By Daniel Langhorne, Special to the Independent
Assistant City Manager and Director of Public Works Shohreh Dupuis received a 10 percent pay raise, adding $25,000 to her annual salary, after disclosing that she’s being recruited to be a city manager in other communities.
The City Council’s vote came after 11 p.m. on Tuesday after most of the audience went home following council members’ approval of the Wildfire Mitigation and Fire Safety Report and related funding.
The raise bumps Dupuis’ pay from $216,428 to $238,060. This would put her in the salary range of assistant city managers of much larger cities such as Newport Beach, with a population of more than 86,000, and Irvine, with a population of more than 270,000, according to the staff report. Seal Beach Assistant City Manager Patrick Gallegos earns $201,427 to manage a city with a population that’s a similar size to Laguna Beach, according to city documents.
“We’re heading into an incredibly tough season with the city and we cannot afford to lose someone with Shohreh’s experience,” Councilwoman Toni Iseman said.
Councilman Steve Dicterow asked Dupuis why she wants to continue working for Laguna Beach if she has better-paying offers from other cities.
“The main reason I’d like to stay here is because I love this city,” she said. “I have some very personal ties to this city. I’ve worked for very large organizations before I came here, and I like working for a small organization and getting to know the community.”
City Manager John Pietig said it was critical for the city to retain Dupuis, partly because of the upcoming retirements of Dale Shuck, deputy director for parks and maintenance services, and Paula Faust, deputy director for parking and transit services. Both have promised to stay longer than originally planned to help with the transition.
Pietig also cautioned that losing Dupuis along with two senior public works managers could delay the implementation of wildfire mitigation measures, restricting neighborhood transit, and the completion of utility assessment districts including the city’s largest in Woods Cove.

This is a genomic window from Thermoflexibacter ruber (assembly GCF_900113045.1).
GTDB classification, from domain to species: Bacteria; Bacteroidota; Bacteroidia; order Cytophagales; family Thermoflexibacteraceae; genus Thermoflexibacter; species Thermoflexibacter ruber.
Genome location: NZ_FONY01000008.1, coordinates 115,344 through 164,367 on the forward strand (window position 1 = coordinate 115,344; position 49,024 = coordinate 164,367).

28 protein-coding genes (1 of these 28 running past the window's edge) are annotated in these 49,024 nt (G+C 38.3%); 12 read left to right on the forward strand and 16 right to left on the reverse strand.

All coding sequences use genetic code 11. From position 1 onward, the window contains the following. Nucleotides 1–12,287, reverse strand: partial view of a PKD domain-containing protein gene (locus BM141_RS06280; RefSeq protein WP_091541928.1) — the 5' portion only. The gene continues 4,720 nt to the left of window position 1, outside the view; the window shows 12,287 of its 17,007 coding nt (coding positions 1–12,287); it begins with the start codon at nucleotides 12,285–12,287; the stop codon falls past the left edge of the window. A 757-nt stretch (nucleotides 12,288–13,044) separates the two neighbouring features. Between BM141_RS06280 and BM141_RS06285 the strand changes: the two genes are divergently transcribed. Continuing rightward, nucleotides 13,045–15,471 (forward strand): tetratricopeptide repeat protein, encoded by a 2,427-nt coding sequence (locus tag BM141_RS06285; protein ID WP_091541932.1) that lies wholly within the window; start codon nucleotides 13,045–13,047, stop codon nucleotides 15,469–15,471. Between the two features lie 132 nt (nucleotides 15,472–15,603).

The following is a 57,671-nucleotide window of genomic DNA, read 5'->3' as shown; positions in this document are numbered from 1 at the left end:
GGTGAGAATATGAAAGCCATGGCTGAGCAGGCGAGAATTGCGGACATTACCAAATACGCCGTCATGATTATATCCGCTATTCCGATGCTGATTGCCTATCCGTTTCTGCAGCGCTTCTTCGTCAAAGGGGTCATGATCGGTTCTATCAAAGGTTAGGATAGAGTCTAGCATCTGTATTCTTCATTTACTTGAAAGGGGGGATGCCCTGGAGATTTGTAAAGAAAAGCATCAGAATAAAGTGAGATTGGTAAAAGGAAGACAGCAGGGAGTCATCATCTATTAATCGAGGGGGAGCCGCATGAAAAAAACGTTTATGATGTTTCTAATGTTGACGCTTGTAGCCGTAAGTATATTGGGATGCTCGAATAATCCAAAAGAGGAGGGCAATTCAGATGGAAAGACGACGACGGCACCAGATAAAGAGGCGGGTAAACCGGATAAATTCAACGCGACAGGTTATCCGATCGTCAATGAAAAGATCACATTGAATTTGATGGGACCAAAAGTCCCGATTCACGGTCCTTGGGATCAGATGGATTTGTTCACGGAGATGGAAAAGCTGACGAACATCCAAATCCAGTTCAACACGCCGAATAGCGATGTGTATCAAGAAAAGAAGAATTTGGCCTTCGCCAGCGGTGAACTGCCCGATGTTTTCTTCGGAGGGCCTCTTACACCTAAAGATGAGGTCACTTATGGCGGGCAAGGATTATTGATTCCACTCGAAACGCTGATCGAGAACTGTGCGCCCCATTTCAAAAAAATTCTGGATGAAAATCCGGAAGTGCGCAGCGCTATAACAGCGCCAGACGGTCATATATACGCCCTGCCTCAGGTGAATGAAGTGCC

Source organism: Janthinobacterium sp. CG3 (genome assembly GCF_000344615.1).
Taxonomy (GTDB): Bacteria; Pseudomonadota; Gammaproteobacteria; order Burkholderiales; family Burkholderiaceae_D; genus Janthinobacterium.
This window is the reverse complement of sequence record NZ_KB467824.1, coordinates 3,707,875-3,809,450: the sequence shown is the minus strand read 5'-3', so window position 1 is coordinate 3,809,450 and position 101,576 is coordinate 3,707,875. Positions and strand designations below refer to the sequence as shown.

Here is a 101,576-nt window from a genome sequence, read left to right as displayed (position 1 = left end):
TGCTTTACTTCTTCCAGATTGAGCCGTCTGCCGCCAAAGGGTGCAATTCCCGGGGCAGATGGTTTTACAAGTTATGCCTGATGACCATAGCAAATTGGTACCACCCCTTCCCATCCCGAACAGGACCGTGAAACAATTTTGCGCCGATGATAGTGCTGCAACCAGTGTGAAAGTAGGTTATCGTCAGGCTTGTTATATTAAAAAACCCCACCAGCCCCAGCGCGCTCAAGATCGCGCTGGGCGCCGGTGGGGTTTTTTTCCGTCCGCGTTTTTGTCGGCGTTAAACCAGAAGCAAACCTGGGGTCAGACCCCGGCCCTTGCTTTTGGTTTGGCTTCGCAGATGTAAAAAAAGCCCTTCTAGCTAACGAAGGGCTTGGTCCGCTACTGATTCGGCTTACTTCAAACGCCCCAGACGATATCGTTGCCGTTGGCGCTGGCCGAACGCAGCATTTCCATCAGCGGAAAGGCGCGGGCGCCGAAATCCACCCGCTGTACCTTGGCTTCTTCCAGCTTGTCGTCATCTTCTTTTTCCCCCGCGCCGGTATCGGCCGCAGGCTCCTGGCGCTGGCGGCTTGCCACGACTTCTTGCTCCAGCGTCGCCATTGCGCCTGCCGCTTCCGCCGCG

Before joining Laguna Beach in April 2016, Dupuis was Irvine’s deputy public works director. She has served Orange County municipal and regional agencies for more than 28 years. Before being hired by Irvine in 2008, Dupuis was Anaheim’s transit manager and the Orange County Transportation Authority’s manager of commuter rail and local programs for Measure M, the county’s half-cent sales tax that funds freeway and road improvements.
The approved pay raise for Dupuis upset local budget watchdogs Jennifer Zeiter and Michele Monda. Both stormed out of the room as it became clear the council was going to support the salary increase.
“From my experience, no one is irreplaceable,” Monda said. “This excuse of losing two managers is bogus. The city manager will still be here, as will the other assistant city manager. Are we going to keep doing this? Are we going to keep paying her off?”
Laguna Beach resident Michael Morris also argued that statistics show that employees willing to listen to other opportunities typically leave within two years anyway.
“I’ve been listening to folks and there is already a bad taste in existing employees’ mouths about this potential one-off retention raise,” Morris said. “I think while you might forestall the departure of Ms. Dupuis through increasing her salary in this way, you might hasten the departure of second-tier managers.”